George Washington at the Battle of Monmouth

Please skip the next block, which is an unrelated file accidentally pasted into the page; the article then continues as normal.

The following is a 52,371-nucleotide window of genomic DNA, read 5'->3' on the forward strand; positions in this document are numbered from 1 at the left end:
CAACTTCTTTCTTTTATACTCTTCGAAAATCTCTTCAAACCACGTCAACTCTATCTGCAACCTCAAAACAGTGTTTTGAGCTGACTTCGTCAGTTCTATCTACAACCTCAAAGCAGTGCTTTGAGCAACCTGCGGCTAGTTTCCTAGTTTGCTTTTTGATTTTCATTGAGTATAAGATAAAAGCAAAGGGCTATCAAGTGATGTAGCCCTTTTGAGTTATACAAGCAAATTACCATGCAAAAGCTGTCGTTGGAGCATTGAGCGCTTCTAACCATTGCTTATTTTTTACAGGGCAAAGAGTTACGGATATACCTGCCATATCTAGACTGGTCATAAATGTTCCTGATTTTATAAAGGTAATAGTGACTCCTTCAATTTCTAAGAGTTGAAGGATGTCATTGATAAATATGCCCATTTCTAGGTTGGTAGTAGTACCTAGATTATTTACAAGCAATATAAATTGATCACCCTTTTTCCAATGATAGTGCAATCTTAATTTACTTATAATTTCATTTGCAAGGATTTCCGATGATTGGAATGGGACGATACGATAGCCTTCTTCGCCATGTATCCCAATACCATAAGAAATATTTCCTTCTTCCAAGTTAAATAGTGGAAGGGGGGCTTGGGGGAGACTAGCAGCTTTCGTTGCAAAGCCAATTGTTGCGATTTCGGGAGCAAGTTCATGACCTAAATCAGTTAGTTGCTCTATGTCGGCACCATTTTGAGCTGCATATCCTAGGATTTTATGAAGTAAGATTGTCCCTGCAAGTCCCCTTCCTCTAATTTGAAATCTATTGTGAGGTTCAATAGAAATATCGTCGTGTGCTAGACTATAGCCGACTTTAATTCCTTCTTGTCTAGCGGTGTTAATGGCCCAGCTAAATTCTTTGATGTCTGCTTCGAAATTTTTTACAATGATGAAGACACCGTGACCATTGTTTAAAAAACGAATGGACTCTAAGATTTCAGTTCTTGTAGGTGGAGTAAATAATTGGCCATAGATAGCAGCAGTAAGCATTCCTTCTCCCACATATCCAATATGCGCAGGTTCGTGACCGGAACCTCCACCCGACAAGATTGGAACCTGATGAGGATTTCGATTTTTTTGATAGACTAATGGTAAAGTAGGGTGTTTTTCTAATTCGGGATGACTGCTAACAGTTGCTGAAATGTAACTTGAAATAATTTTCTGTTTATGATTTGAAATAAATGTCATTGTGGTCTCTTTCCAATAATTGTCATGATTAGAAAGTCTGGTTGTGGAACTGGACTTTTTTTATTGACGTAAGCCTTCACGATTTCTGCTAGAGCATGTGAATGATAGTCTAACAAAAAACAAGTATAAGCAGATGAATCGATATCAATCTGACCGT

After the difficult winter at Valley Forge, incredibly the American army with the help of training by Baron Von Steuben emerged as better trained and disciplined than ever before. Deciding to engage the main British army, George Washington and the Continental Army clashed with the forces of British General Henry Clinton near Freehold, New Jersey in what has been called the Battle of Monmouth. In the early part of the battle, initially the American army led by American General Charles Lee began to retreat. Riding up on his horse, however, George Washington personally rallied the troops and turned what looked like a feat into a stand-off with the British. Since after the battle, the British decided to slip away instead of engaging in another day of fighting, the battle has been viewed as a victory by the Americans. More importantly, the battle proved that a well trained American army could stand up to the main forces of the British army. One of the most difficult thing for both the British and the American was the tremendous heat that day that left many soldiers overcome with heat stroke. At the conclusion of the battle, George Washington himself fell asleep lying on his cloak on the ground lying next to the similarly exhausted young Marquis de Lafayette, with Nathaniel Greene sitting nearby and attempting to stay awake so as to guard his commander-in-chief. Because of his being rebuked for retreating during the battle, Major General Charles Lee felt insulted and demanded a formal court-martial to clear his name. At first, George Washington refused, but Lee continued to demand a court-martial trial. As a result, eventually Washington acceded to Lee’s wishes and recommended to Congress that Lee be brought upon on charges before a court-martial trial. Instead of having his name cleared, however, the court martial trial found Lee to be guilty of the charges brought against him. Thus ended the last substantial challenge to Washington’s authority as Commander-in-Chief.